No one has ever taught you to pray, but your grandmother made you memorize two lines, and now you add them to the prayers being said, six thousand miles away: La illaha il Allah, Mohammad rasul Allah. Lying in your grandmother’s bed, you say them over and over, till you fall asleep.
She dies in Hartford, Connecticut, and a year later you have to travel six thousand miles to visit her grave. Your uncle picks you up at the airport and drives you to 205 LC, down the long, straight driveway, past the spindly mango tree that your grandmother used to nurture. Your grandmother does not come out, dressed in her white widow’s sari, to greet you. Her tiny apartment is exactly the same: once-yellow walls now gray, the pendulum clock ticking high on the wall, the clay figurines in their glass case furred with dust. You go to the corner by the dining table and there find the same metal jug full of well water, and you pour yourself a glass, and it tastes the same, of earth and minerals.
That afternoon you visit your grandmother’s grave. The kabristan was once far outside the city, but now has been swallowed up by it. Inside the shady grounds you can hear the tinkle of bicycle bells and the put-put-put of motorcycles. Nearby slum dwellers use the graveyard as a short cut and saunter through, freshly bathed, clutching plastic shopping bags. You try to feel something, but all you can think about is sitting outside the Italian funeral home, looking across the street at the gas station. You remember how the evening had darkened and the cars’ red taillights looked like the eyes of wild animals.
In the evening your eldest aunt—the one who looks startlingly like your grandmother—invites you for dinner. She has made chicken rizzala, using your grandmother’s recipe, and it tastes the same, rich and fragrant with onions and yogurt and scented with cardamom. You ask about your grandmother’s funeral, and your eldest aunt says that it was raining that day. The mourners were gathered at the gravesite, but it was hard to cut open the lead-lined coffin. Lacking power tools, the gravediggers finally pried it open with hammers and chisels. It was getting dark by the time your grandmother was finally interred. You think of the wet, red earth, and the way it squelches between your toes and spatters your clothes. You imagine the scar of the freshly dug grave, the sticks of incense guttering in the wind.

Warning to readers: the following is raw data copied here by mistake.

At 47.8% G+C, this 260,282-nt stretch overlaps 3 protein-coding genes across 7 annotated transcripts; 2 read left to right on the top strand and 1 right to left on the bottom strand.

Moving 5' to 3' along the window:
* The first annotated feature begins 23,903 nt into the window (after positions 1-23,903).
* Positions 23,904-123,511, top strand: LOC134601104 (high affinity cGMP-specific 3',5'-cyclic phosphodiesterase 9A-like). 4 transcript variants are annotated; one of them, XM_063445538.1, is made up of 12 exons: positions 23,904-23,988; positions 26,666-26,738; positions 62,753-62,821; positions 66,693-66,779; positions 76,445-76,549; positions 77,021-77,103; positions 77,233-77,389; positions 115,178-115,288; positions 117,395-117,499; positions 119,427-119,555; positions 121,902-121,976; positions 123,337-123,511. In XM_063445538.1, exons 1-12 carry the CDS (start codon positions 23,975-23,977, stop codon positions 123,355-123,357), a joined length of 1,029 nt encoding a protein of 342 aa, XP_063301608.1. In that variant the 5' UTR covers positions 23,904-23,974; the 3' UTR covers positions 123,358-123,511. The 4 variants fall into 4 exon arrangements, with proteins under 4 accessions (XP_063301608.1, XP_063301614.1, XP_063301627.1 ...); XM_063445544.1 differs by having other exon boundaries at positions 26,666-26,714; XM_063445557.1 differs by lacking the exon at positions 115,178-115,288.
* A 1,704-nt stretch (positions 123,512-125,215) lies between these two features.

After dinner—you eat with your fingers, like everyone else—you wash your hands in your eldest aunt’s bathroom, passing through her bedroom. She uses the same golden, translucent soap, Pears, that your grandmother used to. After you wash your hands, its smell clings to you. On the way out, you see that your eldest aunt has built a new cupboard by the door, a tall, handsome structure gleaming with coats of varnish.
Your eldest aunt sees you looking at the cupboard and says, You know what that is?
You must look confused, because your eldest aunt says, This is the wood from your grandmother’s coffin. It was solid American plywood, three-ply, it was a shame to waste it. So I made a cupboard out of it.
You cannot believe that your aunt did this. You walk over to the cupboard and touch it with the palm of your hand, feeling, under the stickiness of the varnish, the soft grain of American wood. You stand motionless and your eyes fill with tears. Your aunt notices and says, There, there, and, It’s okay, she’s in heaven now.
You want to ask your eldest aunt for a minute alone, but that is an impossibility in an Indian family, she will not understand what you mean. Instead you stand with your palm flat against the wood of your grandmother’s coffin, eyes tightly shut, trying to stop the tears from flowing. You cannot stop crying, and you cannot explain to your aunt that you are not crying for your grandmother. You are crying for yourself, because with your grandmother gone, you have lost the center of your world. This is what your life will be like from now on. You are naked and homeless and alone.